In the North Sea, the rate for the 80,000 mt Hound Point/Wilhelmshaven remained steady around the WS132.5-135 level (showing a round-trip daily TCE of US$37,800, about US$1,700 more than last Friday). In the Mediterranean, with increased tensions in the Black Sea, some of the traditional Black Sea export vessels have been fixing short cross-Med cargoes, which begs the question if that is their future business as well, thereby increasing the pool of available vessels and weakening sentiment. The rate for 80,000mt Ceyhan/Lavera lost three points over the week to WS121.17 (a daily round trip TCE of US$26,200).
Across the Atlantic, in the Stateside Aframax market, the rollercoaster ride continues, with the rate for 70,000mt East Coast Mexico/US Gulf peaking at WS195 and now beginning to drop back. Week-on-week the rate has risen about 16 points to WS189.38 (which shows a TCE of about US$52,700/day round trip) and for 70,000mt Covenas/US Gulf the rate is 13 points higher than last Friday at WS173.13 (a round-trip TCE of US$43,100/day). Conversely, the rate for the trans-Atlantic route of 70,000 mt US Gulf/Rotterdam has dropped about seven points since last Friday to WS173.13 (a round trip TCE of close to US$43,200/day).
There is no new tail to spin with LNG this week. The index has remained flat for all three routes, shifting marginally due to an increase in fuel prices but with little to no interest in spot enquiry sentiment has remained flat. Focus for spot is muted while market players weigh up options for the upcoming winter market. Rates at these levels have seen various ships taken off market and back into charterers hands to help prepare for what everyone hopes will be another rollercoaster ride in the winter.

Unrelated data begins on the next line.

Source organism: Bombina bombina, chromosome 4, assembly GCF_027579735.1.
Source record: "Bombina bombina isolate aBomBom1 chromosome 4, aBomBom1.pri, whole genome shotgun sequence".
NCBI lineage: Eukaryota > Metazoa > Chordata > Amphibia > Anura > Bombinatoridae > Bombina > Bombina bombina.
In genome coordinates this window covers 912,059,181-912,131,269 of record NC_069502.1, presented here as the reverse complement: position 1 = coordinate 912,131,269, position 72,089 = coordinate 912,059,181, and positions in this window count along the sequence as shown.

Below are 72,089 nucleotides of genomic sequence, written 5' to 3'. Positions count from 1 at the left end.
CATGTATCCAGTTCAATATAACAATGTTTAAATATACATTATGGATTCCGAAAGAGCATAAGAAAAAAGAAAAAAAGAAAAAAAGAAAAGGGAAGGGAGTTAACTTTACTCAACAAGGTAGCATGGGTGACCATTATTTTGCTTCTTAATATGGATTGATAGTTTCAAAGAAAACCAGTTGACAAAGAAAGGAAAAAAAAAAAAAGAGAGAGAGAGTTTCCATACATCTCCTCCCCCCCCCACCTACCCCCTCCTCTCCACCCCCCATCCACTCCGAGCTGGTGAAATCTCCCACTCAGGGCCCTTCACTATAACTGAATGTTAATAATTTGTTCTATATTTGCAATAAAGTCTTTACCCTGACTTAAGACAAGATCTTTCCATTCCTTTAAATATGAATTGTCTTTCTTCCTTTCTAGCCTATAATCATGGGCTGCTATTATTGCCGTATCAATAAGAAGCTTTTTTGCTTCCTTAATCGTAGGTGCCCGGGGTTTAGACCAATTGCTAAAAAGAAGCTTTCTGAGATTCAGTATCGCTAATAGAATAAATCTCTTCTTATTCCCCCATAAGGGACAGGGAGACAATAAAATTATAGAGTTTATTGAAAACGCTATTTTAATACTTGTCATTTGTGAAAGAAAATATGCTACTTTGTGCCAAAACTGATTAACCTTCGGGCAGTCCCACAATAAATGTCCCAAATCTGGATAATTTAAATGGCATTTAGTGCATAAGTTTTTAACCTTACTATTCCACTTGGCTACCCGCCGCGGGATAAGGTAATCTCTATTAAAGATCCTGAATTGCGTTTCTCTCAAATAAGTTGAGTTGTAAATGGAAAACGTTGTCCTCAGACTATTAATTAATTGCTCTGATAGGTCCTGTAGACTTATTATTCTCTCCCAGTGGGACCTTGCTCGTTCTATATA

The index itself moved positively and Aus-Japan BLNG1g gained a little over the week to close at US$68,886, a rise of US$1,351. The Atlantic market saw more activity intra basin, which some brokers suggested could push US-Japan rates higher. Indeed BLNG3g saw the greatest gain on the week of US$5,730 to close at US$88,087, while traditionally the busiest route BLNG2g into the UK was extremely flat moving US$583 to finish at US$70,293. Despite interest in period still occupying much of the discussion around the table rates did fall for six-month, one-year, and three-year terms. There was a report a ship was fixed for period with one of the main factors being that it was sublet back out into the market.
There has been quite a split of opinion on the LPG this week, especially in the Middle East. The BLPG1 run for Ras Tanura-Chiba fell by US$4.413 overall but brokers said that the market was heading in both directions at once. Tonnage was tight on the front end, especially with those ships traditionally seen as being ‘cheaper’, but there was little enquiry as well, so rates held. While looking further out to August, there were more ships coming into play but levels of enquiry were lower at time of writing. This has kept the market relatively muted and the week closed at US$107.286, which gives a daily TCE Earning of US$95,599.
The US market was on calmer waters, still losing a few dollars overall but holding steady considering we are in the summer months. There were few questions asked going into Flushing while the US-Chiba had steadier interest rates did not hold up. On BLPG2 Houston-Flushing, a fall of US$1.6 meant we closed at US$100.8, while the eastern run BLPG3 Houston-Chiba fell by US$2.5 and closed at US$172.357 giving a daily TCE earning of US$96,741.